15. I had a good stab at getting a working setup with my phone (and a tablet; both android) and various bluetooth controllers. The results were roundly shit. Variable experiences on 3D stuff, controllers disconnecting, or games not natively supporting them, lag, batteries for controllers, finding a way to prop the phone/tablet up, ugh. The other thing they don't tell you about mobile gaming: it is the thing that drains the battery on your phone the most, so you end up sharing gaming time and actually, you know, having a phone that works.
  16. Oh my god. Semi-structured interviews! Topic guides! TIMESTAMPS! These are a researcher's dream come true and i am in love with them. Thank you!
  17. The story of it could have been penned by the Coen brothers and it could have had three rounds up the wazoo; it still wouldn't have had a blind bit of impact on the game's fortunes. The crux of it is that capcom spent their time and money on new singleplayer 'content' when stuff supporting the main game badly needed addressing: the baffling main UI, the training mode features, the rough edges on the otherwise lovely graphics, the multiplayer stats not working (they still don't), the RQ penalties (now blessedly in place)..
  18. The SFV story mode debacle is a wonderful example of things that players are crying out for not necessarily being the right things to spend your dev money on. It's so perfect as a cautionary tale for developers that it's almost unreal. The issues highlighted gloriously by JLM above sound a bit like they came from internal hang-wringing behind the scenes. They don't seem to be able to decide which direction that it's going in and always appear caught between trying to appease angry internet people and trying to push out their vision (to the extent that i don't quite know what the latter is supposed to be)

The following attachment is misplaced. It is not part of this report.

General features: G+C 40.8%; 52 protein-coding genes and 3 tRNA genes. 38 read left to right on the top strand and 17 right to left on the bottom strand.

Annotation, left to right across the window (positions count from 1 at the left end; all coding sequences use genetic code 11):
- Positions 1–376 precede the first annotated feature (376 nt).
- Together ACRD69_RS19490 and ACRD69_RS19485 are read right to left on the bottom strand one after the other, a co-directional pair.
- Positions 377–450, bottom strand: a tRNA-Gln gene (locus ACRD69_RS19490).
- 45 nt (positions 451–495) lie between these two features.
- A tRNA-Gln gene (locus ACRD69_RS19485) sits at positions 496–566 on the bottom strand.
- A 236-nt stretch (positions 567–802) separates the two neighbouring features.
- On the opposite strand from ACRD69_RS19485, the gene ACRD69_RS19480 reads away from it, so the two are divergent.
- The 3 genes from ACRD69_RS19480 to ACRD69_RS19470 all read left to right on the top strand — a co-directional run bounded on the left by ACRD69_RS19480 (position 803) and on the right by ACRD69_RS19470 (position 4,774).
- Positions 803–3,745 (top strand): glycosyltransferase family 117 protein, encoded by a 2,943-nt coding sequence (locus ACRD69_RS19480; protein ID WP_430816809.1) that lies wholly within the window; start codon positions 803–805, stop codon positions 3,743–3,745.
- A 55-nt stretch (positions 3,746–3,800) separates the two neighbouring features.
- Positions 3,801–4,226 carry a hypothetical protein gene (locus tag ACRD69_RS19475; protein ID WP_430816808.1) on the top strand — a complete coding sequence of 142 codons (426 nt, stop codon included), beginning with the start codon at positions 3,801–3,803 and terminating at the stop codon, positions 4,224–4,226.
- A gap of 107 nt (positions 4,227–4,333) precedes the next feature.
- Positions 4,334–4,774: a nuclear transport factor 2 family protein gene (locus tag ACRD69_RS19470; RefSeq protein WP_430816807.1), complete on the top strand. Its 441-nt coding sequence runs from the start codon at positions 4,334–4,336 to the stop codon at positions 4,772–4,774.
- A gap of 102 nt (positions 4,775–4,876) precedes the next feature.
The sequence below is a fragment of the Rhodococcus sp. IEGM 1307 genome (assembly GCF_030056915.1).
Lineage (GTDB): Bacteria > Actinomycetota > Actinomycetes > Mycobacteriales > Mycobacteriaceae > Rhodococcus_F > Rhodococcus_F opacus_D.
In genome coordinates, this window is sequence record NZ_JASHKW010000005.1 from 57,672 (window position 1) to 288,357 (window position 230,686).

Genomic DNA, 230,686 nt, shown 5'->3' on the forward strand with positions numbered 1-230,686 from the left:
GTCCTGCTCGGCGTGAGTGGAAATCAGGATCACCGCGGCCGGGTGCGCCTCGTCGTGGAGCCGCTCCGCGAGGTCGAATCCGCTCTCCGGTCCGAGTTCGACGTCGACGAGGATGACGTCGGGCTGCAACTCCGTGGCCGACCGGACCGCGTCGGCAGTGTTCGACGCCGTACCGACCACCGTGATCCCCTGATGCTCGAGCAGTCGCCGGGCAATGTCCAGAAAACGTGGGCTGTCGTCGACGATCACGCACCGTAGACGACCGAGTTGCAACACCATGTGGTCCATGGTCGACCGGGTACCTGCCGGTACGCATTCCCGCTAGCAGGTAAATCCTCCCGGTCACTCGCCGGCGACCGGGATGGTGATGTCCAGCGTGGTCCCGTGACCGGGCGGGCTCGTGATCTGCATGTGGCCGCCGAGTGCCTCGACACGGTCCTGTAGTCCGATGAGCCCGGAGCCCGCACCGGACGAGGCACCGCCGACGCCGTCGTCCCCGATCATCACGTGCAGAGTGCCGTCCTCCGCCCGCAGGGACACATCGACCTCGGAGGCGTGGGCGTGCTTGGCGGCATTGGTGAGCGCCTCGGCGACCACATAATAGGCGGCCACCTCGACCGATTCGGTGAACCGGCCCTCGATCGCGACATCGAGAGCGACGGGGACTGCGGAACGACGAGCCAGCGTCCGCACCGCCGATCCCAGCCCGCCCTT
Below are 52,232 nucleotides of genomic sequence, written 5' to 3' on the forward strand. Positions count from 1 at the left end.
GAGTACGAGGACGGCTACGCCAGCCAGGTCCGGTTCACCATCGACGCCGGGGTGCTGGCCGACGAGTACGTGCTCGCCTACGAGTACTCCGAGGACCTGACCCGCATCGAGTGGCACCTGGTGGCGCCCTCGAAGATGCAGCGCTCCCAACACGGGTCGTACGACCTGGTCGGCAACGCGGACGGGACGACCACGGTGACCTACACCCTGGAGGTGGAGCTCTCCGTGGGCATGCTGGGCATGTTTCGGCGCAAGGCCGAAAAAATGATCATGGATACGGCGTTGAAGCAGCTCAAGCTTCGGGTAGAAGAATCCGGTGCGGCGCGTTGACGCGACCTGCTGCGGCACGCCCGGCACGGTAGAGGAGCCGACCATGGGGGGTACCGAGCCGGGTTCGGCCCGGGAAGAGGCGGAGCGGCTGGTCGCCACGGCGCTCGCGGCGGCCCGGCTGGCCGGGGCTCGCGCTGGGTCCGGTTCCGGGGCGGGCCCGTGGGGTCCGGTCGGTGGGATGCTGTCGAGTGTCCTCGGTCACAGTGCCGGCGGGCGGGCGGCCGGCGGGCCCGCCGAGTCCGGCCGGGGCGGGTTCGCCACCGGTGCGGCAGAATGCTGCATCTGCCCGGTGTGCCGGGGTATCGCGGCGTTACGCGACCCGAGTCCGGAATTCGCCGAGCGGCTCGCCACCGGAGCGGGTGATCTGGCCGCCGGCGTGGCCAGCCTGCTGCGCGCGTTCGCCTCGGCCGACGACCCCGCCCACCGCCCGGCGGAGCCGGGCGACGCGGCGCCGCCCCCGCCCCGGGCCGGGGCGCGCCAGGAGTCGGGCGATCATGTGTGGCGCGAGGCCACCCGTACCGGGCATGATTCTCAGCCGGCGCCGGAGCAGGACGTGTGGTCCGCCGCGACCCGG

19. I suspect everyone in this thread has one already, but there aren't really any good bargains on the console itself at the moment are there? Still out of stock most places! I've got a commute starting next week and I have talked myself into buying one. And zelda of course.
  20. This feels like a weird interpretation of the thread so far: of course it doesn't make it less of a game. But it could (I would argue would) qualitatively change it from the very tightly designed and balanced game as it exists. Of course a musician can't control the environment and setting in which people listen to their music; but they can do their best to make sure that the version that is released to the public is the version possible that is closest to how they want it to sound. What this thread has said so far is that is that a DS/BB game without the challenge probably wouldn't prove to be as good a game. It's up to the developer to decide whether they think that's true, and whether they want to make that version available. (Instead, the developer has taken the route of allowing players to modify/massage the difficulty in other ways that are internally consistent with the gameworld and the lore, and it's.. really.. weird that we're suddenly having a pop at them for taking this approach rather than the archaic, arbitrary 'choose your difficulty' selection)